The International Air Travel Association, the trade association for the world’s airlines, predicts that by 2037 some 8.2 billion air travelers will be taking to the skies. That figure represents a doubling of present-day passenger numbers. As Forbes magazine observed in an October 2018 article posted to its website, IATA’s figure amounts to a compound annual growth rate of 3.5%, meaning its impact on aviation security will also be of vital importance.
Screening Many More Travelers
Given that many more travelers will be flying every year for the foreseeable future, the implications for aviation security screening are both obvious and pressing. For one, airports will need to work closely with airlines and government security agencies to create plans for handling the addition of more and more air travelers every year. Given the generally long timelines needed for airports and their supervisory boards and authorities to approve any new projects, the time to begin doing so is now.
Improving Aviation Security Infrastructure
Aviation security screening and monitoring infrastructure will need to grow or, at minimum, become greatly more efficient to handle millions more airline passengers annually. Airports failing to plan today for the traveler numbers of tomorrow could find themselves losing flyers and even airlines as both seek out other airports delivering a quicker, more responsive and efficient screening experience. Airports and security agencies should also expect the flying public and airlines to become increasingly vocal when it comes to speeding up air traveler screening while simultaneously ensuring effective security.
Technology to the Rescue
Fortunately for airports as well as government security agencies responsible for air traveler screening, technology associated with the task has also improved, and sometimes greatly so. For example, the U.S.’s Transportation Security Administration is rolling out hundreds of new carryon baggage screening devices at airports across the country. These new computed tomography, or CT, machines can examine a traveler’s carryon baggage in mere seconds and will also eliminate the requirement for travelers to remove laptop computers from bags. Facial recognition, passive scanning of travelers – a great improvement over the walk-through magnetometers of the previous generation – and a wide variety of other measures hold great promise in terms of security processing and screening efficiencies.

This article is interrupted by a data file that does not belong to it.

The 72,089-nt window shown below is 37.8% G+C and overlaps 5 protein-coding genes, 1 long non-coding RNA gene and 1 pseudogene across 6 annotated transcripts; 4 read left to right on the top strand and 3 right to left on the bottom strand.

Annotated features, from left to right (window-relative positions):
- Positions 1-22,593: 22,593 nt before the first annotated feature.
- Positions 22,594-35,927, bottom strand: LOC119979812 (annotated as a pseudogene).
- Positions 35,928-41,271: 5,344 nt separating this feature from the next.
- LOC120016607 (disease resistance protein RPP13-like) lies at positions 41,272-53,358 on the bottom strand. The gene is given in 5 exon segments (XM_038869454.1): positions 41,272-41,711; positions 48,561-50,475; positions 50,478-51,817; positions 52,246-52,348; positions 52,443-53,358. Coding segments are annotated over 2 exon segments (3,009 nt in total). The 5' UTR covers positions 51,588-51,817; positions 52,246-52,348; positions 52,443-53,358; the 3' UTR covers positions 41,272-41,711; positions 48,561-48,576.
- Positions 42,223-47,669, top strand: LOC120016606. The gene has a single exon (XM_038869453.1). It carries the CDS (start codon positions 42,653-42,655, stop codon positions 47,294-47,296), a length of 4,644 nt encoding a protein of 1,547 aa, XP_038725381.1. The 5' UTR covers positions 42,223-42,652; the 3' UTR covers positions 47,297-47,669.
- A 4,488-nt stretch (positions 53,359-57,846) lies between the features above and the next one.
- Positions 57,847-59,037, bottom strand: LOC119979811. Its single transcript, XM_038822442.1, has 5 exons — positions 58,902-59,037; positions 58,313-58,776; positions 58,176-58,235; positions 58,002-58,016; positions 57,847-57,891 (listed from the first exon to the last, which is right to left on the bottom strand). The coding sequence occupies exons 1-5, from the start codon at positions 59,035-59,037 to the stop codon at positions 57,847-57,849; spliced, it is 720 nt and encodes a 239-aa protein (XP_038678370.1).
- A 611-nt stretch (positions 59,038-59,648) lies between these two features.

Paying for it All
As always, whenever discussion of air travel security arises, the matter of how to pay for more of it while also making it more efficient and responsive to travelers must be considered. While every flyer of course wants the best in aviation security, things become a little stickier when the matter of how to pay for it enters the conversation. U.S. travelers, for one, routinely believe they’re already paying more than enough, through the various “security fees” added to their airline tickets, for aviation security. The answer to solving this conundrum, at least in America, might be found in how the money already being collected is used as well as how the security fee is presently allocated.
Congressional Budget Office Analysis
The Congressional Budget Office is charged with delivering nonpartisan fiscal analyses on a huge variety of governmental budgetary concerns. When it comes to the matter of paying for effective air travel security, CBO believes raising the current aviation security fee from $5.60 per one-way trip and a maximum charge of $11.20 per round trip can help. Though several figures have been suggested, the budget office thinks a raise in the current fee to $8.25 per one-way trip by 2020 would make the most sense. A maximum security charge of $16.50 per round trip would also be instituted. With the new increase, CBO believes at least 80% of TSA’s operations and support funding could be covered, which is more than TSA sees from the security fee at present.
Congress must also become more disciplined, however, and needs to avoid the temptation to move money, originally intended by law to go to TSA, into the U.S. Treasury’s general fund. In 2018, according to the CBO website, more than $1.3 billion which should have gone to TSA was instead reallocated by Congress for other purposes (including to that general fund). That money would no doubt help speed up a wide variety of aviation security infrastructure improvements and help slow down, or even eliminate, any proposed security fee increases.
Aviation Security Partnership
Airports, airlines and government security agencies responsible for air traveler screening generally recognize the need to work as partners in ensuring effective aviation security. We hope that, given IATA’s prediction of many more millions of air travelers flying annually, they continue to strengthen their partnership when it comes to building up the security infrastructure needed to handle all those people.
Kelly Hoggan, Founder and CEO of H4 Solutions, previously served as assistant administrator for operations at the Transportation Security Administration. In that role, he was responsible for aircraft and checkpoint security operations at the nation's 400-plus commercial airports.